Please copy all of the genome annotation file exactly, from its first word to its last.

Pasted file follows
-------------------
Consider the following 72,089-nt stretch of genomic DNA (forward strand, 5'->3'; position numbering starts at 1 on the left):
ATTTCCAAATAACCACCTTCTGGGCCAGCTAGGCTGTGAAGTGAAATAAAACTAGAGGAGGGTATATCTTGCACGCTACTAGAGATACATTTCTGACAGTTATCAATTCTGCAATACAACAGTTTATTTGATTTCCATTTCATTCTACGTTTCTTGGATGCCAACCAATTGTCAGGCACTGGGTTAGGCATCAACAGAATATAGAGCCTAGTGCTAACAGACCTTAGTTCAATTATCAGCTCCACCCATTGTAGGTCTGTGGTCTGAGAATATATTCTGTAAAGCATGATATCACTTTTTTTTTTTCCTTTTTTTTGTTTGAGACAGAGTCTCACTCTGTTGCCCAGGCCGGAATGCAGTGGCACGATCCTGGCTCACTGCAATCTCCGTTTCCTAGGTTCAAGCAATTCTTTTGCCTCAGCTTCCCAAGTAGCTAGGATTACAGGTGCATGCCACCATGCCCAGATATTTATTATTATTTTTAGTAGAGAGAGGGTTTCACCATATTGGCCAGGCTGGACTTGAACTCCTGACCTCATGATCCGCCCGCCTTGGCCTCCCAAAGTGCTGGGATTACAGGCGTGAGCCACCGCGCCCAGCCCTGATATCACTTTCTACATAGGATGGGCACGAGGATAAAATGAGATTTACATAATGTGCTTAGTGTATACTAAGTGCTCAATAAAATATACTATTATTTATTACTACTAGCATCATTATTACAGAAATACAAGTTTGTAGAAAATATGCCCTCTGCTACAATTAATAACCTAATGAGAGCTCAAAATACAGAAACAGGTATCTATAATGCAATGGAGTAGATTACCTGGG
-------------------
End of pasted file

Consider the following 72,089-nt stretch of genomic DNA (forward strand, 5'->3'; position numbering starts at 1 on the left):
ATTTCCAAATAACCACCTTCTGGGCCAGCTAGGCTGTGAAGTGAAATAAAACTAGAGGAGGGTATATCTTGCACGCTACTAGAGATACATTTCTGACAGTTATCAATTCTGCAATACAACAGTTTATTTGATTTCCATTTCATTCTACGTTTCTTGGATGCCAACCAATTGTCAGGCACTGGGTTAGGCATCAACAGAATATAGAGCCTAGTGCTAACAGACCTTAGTTCAATTATCAGCTCCACCCATTGTAGGTCTGTGGTCTGAGAATATATTCTGTAAAGCATGATATCACTTTTTTTTTTTCCTTTTTTTTGTTTGAGACAGAGTCTCACTCTGTTGCCCAGGCCGGAATGCAGTGGCACGATCCTGGCTCACTGCAATCTCCGTTTCCTAGGTTCAAGCAATTCTTTTGCCTCAGCTTCCCAAGTAGCTAGGATTACAGGTGCATGCCACCATGCCCAGATATTTATTATTATTTTTAGTAGAGAGAGGGTTTCACCATATTGGCCAGGCTGGACTTGAACTCCTGACCTCATGATCCGCCCGCCTTGGCCTCCCAAAGTGCTGGGATTACAGGCGTGAGCCACCGCGCCCAGCCCTGATATCACTTTCTACATAGGATGGGCACGAGGATAAAATGAGATTTACATAATGTGCTTAGTGTATACTAAGTGCTCAATAAAATATACTATTATTTATTACTACTAGCATCATTATTACAGAAATACAAGTTTGTAGAAAATATGCCCTCTGCTACAATTAATAACCTAATGAGAGCTCAAAATACAGAAACAGGTATCTATAATGCAATGGAGTAGATTACCTGGG